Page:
To improve pregnancy outcomes, patients with GDM should check capillary blood glucose levels, both fasting and postprandial. The target blood glucose values are the same as in pregnant patients with preexisting diabetes: fasting and preprandial <5.3 mmol/L, 1-hour postprandial <7.8 mmol/L, 2-hour postprandial <6.7 mmol/L, and >3.7 mmol/L if on insulin to avoid hypoglycemia. Pharmacotherapy should be added if the above-specified glycemic targets are not being met with nutritional therapy and physical activity within 1 to 2 weeks.
3. Antepartum monitoring: GDM is associated with increased perinatal mortality, especially in women with poor glycemic control during the antepartum period. There is an increased risk of macrosomia, stillbirths, shoulder dystocia, and caesarean sections. While there is a paucity of evidence in this area, a few randomized controlled trials and observational studies have shown reduction in shoulder dystocia but increased risk of neonatal hyperbilirubinemia with induction of labor as opposed to expectant management after 38 weeks. Therefore, DC recommends weekly fetal assessments starting at 34 to 36 weeks, using a nonstress test, biophysical profile, or amniotic fluid index. Induction of labor before 40 weeks of gestational age should be individualized, weighing the benefits against the risk of neonatal complications.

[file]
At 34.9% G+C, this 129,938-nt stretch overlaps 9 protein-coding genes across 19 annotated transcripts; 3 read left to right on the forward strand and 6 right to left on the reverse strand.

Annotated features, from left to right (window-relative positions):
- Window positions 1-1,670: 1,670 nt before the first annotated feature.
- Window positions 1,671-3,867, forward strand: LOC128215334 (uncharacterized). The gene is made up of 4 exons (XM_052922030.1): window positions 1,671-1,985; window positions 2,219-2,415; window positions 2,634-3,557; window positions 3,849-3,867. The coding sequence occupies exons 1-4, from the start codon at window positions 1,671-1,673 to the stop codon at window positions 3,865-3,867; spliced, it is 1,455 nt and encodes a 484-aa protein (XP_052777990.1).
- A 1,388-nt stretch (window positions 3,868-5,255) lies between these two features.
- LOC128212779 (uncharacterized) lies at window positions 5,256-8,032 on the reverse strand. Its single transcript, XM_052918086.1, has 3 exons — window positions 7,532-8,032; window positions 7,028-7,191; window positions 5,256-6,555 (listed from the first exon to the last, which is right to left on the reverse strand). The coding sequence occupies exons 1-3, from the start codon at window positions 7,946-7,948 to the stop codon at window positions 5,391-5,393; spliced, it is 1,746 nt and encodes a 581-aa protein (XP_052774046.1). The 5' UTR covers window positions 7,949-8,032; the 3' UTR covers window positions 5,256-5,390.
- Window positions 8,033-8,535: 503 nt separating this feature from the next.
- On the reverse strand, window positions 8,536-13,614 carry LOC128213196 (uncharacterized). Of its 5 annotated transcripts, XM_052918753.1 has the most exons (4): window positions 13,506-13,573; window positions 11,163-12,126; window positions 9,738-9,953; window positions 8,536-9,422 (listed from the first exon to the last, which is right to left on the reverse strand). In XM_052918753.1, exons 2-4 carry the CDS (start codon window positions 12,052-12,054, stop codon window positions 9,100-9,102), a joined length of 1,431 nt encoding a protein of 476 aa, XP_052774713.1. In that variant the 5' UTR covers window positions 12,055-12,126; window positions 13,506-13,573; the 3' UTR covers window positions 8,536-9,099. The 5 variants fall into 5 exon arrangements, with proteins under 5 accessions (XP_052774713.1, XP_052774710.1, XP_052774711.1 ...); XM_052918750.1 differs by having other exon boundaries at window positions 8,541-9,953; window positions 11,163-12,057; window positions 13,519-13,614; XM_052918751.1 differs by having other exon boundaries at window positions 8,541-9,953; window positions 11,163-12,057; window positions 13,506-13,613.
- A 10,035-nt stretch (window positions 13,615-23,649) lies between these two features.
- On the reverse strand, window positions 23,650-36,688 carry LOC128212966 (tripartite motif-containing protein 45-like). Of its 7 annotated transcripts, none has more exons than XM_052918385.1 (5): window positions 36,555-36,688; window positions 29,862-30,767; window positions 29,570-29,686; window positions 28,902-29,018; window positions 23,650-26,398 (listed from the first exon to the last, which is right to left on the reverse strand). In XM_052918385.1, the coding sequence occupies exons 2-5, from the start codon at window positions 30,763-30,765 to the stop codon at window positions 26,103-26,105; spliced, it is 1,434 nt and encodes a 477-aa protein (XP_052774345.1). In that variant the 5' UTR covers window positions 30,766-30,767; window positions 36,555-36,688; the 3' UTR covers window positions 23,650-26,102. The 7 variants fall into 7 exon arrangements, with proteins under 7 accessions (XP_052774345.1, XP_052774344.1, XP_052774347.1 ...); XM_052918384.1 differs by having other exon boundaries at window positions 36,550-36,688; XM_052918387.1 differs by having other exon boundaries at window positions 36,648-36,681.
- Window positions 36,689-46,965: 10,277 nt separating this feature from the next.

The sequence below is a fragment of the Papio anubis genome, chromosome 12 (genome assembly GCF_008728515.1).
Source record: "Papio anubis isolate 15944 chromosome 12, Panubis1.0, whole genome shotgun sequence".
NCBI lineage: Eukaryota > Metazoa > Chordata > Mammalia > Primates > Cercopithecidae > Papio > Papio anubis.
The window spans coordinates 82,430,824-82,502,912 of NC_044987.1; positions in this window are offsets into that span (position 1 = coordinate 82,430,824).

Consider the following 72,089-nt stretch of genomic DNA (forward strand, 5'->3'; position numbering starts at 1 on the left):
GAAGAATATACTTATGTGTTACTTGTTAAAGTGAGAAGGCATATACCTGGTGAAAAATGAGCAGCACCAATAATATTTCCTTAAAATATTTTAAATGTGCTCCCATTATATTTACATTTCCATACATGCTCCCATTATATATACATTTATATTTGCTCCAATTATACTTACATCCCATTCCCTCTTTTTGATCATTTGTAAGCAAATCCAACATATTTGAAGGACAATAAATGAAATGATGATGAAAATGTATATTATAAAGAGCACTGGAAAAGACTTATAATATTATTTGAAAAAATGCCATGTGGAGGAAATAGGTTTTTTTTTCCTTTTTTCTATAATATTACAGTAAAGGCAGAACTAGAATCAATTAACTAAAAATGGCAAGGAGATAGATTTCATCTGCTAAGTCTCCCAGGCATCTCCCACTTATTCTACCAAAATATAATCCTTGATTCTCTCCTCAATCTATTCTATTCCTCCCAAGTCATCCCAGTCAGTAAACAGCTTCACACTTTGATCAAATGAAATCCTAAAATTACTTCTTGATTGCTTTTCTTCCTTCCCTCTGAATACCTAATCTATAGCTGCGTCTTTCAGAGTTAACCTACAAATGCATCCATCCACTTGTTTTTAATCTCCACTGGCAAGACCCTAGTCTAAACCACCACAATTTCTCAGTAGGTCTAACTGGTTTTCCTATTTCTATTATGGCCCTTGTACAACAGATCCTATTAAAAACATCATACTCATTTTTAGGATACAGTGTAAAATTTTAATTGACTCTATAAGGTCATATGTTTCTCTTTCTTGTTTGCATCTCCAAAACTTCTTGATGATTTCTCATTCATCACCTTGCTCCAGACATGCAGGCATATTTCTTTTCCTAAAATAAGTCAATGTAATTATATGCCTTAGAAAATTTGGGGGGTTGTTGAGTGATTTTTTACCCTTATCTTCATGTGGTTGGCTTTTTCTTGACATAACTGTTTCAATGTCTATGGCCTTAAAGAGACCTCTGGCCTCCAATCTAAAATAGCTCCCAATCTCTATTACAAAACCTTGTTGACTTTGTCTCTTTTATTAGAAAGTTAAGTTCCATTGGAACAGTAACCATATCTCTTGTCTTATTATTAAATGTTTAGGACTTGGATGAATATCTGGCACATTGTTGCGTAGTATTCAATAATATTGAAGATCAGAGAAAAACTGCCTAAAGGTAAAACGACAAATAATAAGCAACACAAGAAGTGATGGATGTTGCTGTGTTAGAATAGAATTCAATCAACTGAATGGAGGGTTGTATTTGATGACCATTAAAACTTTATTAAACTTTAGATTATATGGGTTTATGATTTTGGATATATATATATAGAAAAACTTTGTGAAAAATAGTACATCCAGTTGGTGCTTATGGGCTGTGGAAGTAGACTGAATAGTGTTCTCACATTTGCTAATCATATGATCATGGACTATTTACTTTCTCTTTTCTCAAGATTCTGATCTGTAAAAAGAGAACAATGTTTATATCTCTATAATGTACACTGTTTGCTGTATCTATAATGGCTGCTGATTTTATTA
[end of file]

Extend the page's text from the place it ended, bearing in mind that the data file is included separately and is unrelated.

4. Management during delivery: In patients treated with insulin, the management during delivery is the same as in preexisting DM and aims to keep glucose levels at 4.0 to 7.0 mmol/L to decrease neonatal hypoglycemia (see Diabetes Mellitus in Pregnancy). In women who have achieved satisfactory blood glucose control with diet alone, insulin should be administered during delivery only if blood glucose levels are >7.0 mmol/L.
5. Management after delivery: Any type of glucose-lowering therapy should be discontinued immediately unless there is a high suspicion for type 1 DM. Since patients with GDM are at increased risk for developing type 2 DM, a 2-hour 75-g OGTT is recommended between 6 weeks and 6 months post partum. Patients meeting the criteria for prediabetes should be counseled about their increased risk of DM and should consider lifestyle modification strategies (nutritional therapy, metformin, and exercise). In patients diagnosed with DM, start lifestyle changes and oral medications as in any other patient with a recent diagnosis of type 2 DM. Women with GDM should be encouraged to breastfeed immediately after birth and for a minimum of 4 months to decrease the risk of neonatal hypoglycemia, childhood obesity, diabetes in both the mother and child, and hypertension in the mother.
Figure 6.2-1. Diagnostic criteria for GDM (2 approaches). A, the preferred approach as per Diabetes Canada, using a 50-g glucose challenge test as an initial screen and a 75-g OGTT as the confirmatory step. B, the alternative approach that can also be used for diagnosis. Adapted from Can J Diabetes. 2018;42(suppl 1):S255–S282.